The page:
McKnight's book is filled with numerous biblical and historical examples of how fasting has been utilized and understood. McKnight identifies how fasting is a proper response to sinfulness, is a helpful expression of solidarity with the poor and oppressed, commonly undertaken to express grief, and can be utilized to discipline the body. He warns against some of the common errors that can occur when one fasts, including hypocrisy, legalism, and meritoriousness. He also directly addresses some of the health related questions and concerns that surround fasting.
As someone who is trying to further develop an understanding of Christian spiritual disciplines both in order to teach and more faithfully practice, McKnight's book provided many helpful insights. I'd say it is worth checking out.
Very good, helpful addition to the practice of fasting Jan 3, 2010
My full review is at [...]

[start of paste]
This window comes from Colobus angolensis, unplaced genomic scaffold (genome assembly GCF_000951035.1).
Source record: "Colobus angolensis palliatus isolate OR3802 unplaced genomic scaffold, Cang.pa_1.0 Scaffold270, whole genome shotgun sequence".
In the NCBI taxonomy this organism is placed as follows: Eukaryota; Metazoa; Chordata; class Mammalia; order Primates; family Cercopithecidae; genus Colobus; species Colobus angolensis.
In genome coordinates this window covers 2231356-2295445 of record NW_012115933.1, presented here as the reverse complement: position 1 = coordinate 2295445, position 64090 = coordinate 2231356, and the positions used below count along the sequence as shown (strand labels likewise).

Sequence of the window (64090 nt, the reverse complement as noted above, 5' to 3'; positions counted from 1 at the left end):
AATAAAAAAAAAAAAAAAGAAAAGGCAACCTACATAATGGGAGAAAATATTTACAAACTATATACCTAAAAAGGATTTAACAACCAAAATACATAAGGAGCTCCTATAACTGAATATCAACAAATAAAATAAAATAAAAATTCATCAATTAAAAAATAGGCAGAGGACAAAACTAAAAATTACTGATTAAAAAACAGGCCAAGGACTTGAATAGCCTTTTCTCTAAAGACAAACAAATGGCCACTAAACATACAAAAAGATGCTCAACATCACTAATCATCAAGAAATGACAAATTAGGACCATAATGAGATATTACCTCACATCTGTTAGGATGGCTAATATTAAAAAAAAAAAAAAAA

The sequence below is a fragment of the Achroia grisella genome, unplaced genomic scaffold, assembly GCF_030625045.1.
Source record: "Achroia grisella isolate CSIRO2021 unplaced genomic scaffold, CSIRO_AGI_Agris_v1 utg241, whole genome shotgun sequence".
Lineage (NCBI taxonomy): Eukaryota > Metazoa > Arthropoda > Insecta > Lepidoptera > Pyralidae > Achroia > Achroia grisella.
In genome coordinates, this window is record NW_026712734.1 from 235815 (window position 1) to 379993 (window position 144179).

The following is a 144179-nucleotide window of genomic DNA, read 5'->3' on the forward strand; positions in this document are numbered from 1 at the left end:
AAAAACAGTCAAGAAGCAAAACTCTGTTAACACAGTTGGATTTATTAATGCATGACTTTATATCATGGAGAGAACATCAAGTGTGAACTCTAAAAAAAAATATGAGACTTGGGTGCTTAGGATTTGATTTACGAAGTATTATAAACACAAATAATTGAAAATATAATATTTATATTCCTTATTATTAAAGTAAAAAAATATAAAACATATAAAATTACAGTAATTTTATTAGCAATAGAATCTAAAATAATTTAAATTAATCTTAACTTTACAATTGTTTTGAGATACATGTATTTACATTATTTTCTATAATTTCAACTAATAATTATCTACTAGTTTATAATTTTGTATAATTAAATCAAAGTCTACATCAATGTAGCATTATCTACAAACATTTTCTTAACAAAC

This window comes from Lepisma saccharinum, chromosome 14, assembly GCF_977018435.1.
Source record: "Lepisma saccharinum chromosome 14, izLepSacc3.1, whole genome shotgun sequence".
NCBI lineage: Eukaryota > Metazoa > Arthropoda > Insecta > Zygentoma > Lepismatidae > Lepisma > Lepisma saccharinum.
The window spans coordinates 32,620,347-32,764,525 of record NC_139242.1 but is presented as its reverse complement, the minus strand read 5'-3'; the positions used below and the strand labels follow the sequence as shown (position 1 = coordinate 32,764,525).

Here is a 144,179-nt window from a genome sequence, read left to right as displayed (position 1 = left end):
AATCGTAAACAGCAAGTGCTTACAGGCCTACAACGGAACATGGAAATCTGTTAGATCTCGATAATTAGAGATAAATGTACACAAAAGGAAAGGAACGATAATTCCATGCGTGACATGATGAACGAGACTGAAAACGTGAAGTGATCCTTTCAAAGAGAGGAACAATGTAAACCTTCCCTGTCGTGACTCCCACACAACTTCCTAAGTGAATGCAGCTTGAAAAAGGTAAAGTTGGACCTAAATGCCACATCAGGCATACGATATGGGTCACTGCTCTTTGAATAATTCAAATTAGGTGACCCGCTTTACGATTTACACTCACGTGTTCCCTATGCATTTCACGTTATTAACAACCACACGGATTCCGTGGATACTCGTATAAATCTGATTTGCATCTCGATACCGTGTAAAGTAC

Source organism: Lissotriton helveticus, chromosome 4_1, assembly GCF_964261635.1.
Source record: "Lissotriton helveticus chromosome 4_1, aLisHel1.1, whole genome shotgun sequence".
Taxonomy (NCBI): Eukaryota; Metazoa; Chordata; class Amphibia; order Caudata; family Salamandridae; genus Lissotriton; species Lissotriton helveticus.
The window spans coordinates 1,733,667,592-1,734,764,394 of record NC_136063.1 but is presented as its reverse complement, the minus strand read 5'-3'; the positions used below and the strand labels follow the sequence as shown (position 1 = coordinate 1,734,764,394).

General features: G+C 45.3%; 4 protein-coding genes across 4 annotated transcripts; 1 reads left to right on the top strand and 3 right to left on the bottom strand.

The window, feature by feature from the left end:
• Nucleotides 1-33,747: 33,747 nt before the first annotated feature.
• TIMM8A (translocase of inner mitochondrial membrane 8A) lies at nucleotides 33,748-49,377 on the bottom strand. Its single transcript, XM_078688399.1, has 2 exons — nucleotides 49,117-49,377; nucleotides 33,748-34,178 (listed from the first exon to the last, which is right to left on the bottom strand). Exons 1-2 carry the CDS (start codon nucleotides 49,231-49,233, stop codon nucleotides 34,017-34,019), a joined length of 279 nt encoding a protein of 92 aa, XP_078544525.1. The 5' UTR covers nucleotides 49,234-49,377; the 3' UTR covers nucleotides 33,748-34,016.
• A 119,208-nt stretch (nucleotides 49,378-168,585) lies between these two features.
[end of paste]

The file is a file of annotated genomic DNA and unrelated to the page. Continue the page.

Short version review: This is a very good book. I think the best of the three Ancient Practices books I have read. It is enough background and history to understand fasting while still being personal and relevant to fasting today.
The majority of the book was really about how not to fast (bad motivation, bad theology, bad health, etc.). I have read or started a few books on fasting in the last week or so and the main addition of this book was the focus on motivation. McKnight says that "fasting should always be the natural result to a grievous sacred moment." Something that draws us to fasting, not because of what we can learn or what we can get but something that causes us to fast because we don't have any other thing we can do.
An Eye-Opening Look at a Sometimes Disturbing Spiritual Practice: Fasting Apr 29, 2009
"This is not a book for the cowardly." That's how Phyllis Tickle, the General Editor of the Ancient Practices Series, introduces Scot McKnight's startling new book on "Fasting." If it's done right, she says, the experience can be downright "disturbing."
Those are surprising words when talking about a subject we all think we understand: Fasting? It's giving up food, right? Or, maybe it's giving up things in general, right?
Billions of people around the world do it--certainly Jews, Muslims, Baha'is, Christians and followers of many other faiths. We do it, because ... Well, because it's a tradition, right? A requirement of the faith. And because, it somehow ... somehow ... connects us with larger spiritual truths, doesn't it?